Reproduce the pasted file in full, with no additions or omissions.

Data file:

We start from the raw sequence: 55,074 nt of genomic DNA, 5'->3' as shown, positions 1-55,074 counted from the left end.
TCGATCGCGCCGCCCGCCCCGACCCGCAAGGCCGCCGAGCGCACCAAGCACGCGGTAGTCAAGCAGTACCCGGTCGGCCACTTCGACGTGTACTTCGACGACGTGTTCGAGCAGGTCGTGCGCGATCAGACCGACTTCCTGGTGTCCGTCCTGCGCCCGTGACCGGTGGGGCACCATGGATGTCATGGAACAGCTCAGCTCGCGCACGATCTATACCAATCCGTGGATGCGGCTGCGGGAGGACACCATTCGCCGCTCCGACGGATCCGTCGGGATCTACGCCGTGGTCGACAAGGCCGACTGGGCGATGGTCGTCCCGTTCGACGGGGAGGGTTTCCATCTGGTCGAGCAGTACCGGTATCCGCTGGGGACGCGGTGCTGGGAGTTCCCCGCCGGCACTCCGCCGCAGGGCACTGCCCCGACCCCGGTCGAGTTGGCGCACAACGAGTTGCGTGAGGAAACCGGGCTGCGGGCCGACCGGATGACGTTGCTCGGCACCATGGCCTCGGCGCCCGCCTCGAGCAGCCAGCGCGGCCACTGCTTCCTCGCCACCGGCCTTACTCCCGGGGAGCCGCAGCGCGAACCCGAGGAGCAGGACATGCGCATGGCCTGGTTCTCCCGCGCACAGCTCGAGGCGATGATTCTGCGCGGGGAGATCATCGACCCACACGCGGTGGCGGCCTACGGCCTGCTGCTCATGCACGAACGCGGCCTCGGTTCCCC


We start from the raw sequence: 55,074 nt of genomic DNA, 5'->3' as shown, positions 1-55,074 counted from the left end.
TCGATCGCGCCGCCCGCCCCGACCCGCAAGGCCGCCGAGCGCACCAAGCACGCGGTAGTCAAGCAGTACCCGGTCGGCCACTTCGACGTGTACTTCGACGACGTGTTCGAGCAGGTCGTGCGCGATCAGACCGACTTCCTGGTGTCCGTCCTGCGCCCGTGACCGGTGGGGCACCATGGATGTCATGGAACAGCTCAGCTCGCGCACGATCTATACCAATCCGTGGATGCGGCTGCGGGAGGACACCATTCGCCGCTCCGACGGATCCGTCGGGATCTACGCCGTGGTCGACAAGGCCGACTGGGCGATGGTCGTCCCGTTCGACGGGGAGGGTTTCCATCTGGTCGAGCAGTACCGGTATCCGCTGGGGACGCGGTGCTGGGAGTTCCCCGCCGGCACTCCGCCGCAGGGCACTGCCCCGACCCCGGTCGAGTTGGCGCACAACGAGTTGCGTGAGGAAACCGGGCTGCGGGCCGACCGGATGACGTTGCTCGGCACCATGGCCTCGGCGCCCGCCTCGAGCAGCCAGCGCGGCCACTGCTTCCTCGCCACCGGCCTTACTCCCGGGGAGCCGCAGCGCGAACCCGAGGAGCAGGACATGCGCATGGCCTGGTTCTCCCGCGCACAGCTCGAGGCGATGATTCTGCGCGGGGAGATCATCGACCCACACGCGGTGGCGGCCTACGGCCTGCTGCTCATGCACGAACGCGGCCTCGGTTCCCC